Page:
Why are white, “open-minded,” “intellectuals” usually the gatekeepers to art house or auteur cinema?
Since the Era of Exploration and colonization, beginning in the early fifteenth century, the institutionalization of certain Western and ethnocentric ideas have been globally established and implemented.
The current politics that govern the modern world is centrally based on the various ideas that the Western world or “first world” acts as the core and the Global South or “second” and “third world” acts as the periphery areas surrounding the core. Known as the World Systems Theory, the structure of this theory proceeds to form the culture of the modern globalized society.
These ideas continue to reign over all realms within the modern world, including the politics of circulation and judgement of art and cinema.
Growing up I spent my weekends at home with my mother who would reminisce the days of her childhood by marathoning episodes of the 1960s TV show, That Girl on our DVD player. Little did I really know, was that one of my mother’s favorite childhood shows had changed the future of TV forever, and all the shows I watched when I was a kid would have never been the same without “That Girl.”
On my daily aimless perusing of IMDb I stumble upon article and article about all the celebrated directors of our time, and user compiled lists of “greatest directors ever.” One thing I found that all these lists tend to have in common is that all of these “legendary” directors are men. And not to mention when you google the terms “greatest directors” you’re immediately met with a scrolling banner of only white men.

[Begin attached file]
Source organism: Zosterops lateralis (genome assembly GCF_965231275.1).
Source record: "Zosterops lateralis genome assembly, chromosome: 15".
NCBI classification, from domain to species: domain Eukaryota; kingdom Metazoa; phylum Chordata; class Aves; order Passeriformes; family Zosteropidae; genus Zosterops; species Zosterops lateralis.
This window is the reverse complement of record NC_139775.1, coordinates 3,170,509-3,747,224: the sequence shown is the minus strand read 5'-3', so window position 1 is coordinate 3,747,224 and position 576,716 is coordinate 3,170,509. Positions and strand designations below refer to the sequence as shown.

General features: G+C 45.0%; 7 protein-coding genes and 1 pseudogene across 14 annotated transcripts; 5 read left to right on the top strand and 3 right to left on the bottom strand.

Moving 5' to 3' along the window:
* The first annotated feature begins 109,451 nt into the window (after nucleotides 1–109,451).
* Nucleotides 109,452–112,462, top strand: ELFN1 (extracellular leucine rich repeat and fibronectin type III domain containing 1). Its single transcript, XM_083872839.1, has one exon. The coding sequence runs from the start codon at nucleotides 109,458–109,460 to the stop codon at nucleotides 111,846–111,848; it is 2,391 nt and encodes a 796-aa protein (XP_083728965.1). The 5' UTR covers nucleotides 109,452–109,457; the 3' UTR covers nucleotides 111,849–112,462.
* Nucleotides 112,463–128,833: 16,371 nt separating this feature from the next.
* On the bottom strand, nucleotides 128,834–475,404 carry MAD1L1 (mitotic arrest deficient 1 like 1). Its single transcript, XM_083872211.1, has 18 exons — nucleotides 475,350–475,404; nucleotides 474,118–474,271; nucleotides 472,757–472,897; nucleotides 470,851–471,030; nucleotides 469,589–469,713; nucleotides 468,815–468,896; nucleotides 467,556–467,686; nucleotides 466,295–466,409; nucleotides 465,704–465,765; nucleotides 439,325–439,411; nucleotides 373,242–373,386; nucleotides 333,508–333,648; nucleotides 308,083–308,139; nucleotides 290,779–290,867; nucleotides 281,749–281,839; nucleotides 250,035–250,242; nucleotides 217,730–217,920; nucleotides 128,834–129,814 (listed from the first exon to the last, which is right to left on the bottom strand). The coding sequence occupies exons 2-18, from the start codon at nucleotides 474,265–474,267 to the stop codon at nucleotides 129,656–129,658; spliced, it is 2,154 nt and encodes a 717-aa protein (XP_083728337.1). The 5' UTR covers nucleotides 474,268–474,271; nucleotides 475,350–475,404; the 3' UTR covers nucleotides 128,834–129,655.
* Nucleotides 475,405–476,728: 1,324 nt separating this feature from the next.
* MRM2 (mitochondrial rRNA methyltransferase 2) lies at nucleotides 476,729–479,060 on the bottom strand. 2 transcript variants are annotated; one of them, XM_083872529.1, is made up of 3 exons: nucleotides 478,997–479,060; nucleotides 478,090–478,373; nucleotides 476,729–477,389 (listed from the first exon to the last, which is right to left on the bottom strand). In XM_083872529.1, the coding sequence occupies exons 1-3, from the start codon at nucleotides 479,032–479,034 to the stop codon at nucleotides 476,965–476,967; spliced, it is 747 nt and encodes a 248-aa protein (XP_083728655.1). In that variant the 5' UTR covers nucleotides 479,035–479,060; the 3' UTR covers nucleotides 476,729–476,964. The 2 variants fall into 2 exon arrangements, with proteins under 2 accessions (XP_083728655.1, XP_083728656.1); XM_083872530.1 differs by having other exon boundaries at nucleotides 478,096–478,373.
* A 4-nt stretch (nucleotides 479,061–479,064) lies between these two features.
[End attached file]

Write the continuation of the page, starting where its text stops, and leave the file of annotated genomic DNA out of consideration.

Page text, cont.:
In one of my film courses we were asked if we could name a female director and only about two or three students in my class of thirty could utter a name.
I’m not sure if this problem is seemingly glaring to anyone outside of the entertainment industry, since the audience only extends itself as far as viewing the final product. But that still does not lessen the severity of this issue of inequality. And to say that this is only an issue of the entertainment industry is looking at only a fraction of the entire problem.
The history of film is being taught to celebrate only these specific figures, without any room or consideration of greatness for someone else (namely a woman).
Women have been making movies for just as long as men have been, but that fact goes buried beneath the repeated and tired sentiments of praise for the same male directors. The lack of discussion of women directors only continues to solidify a stigma against women being directors.
The assumption that women haven’t been directing movies just gives an underlying impression of amateurism and displacement in their work.
If a woman’s place isn’t in the director’s seat, then it must be a man’s.
Much like the rest of our textbooks, a missed opportunity for female recognition always seems to be a symptom of our society’s study of history and art.
And if women aren’t immediately recognized as directors, how can women ever be recognized as auteurs?
There are many barriers for women to be successfully recognized and celebrated as being innovative in creating films without being discredited and even labeled as an amateur filmmaker just because they aren’t male. And let’s face it, it’s only because women as a whole gender have never had any experience professionally directing and even if they did those films would only be “chick movies”! (cue eye-roll).
To be plain, without any hinge of satire, I’m so tired of only celebrating white male directors as geniuses and auteurs.
Sure, their work is innovative and different, but can we take the same amount of time to appreciate female (as well as people of color) directors just as much?
Featured image: Sofia Coppola by Liliane Yidan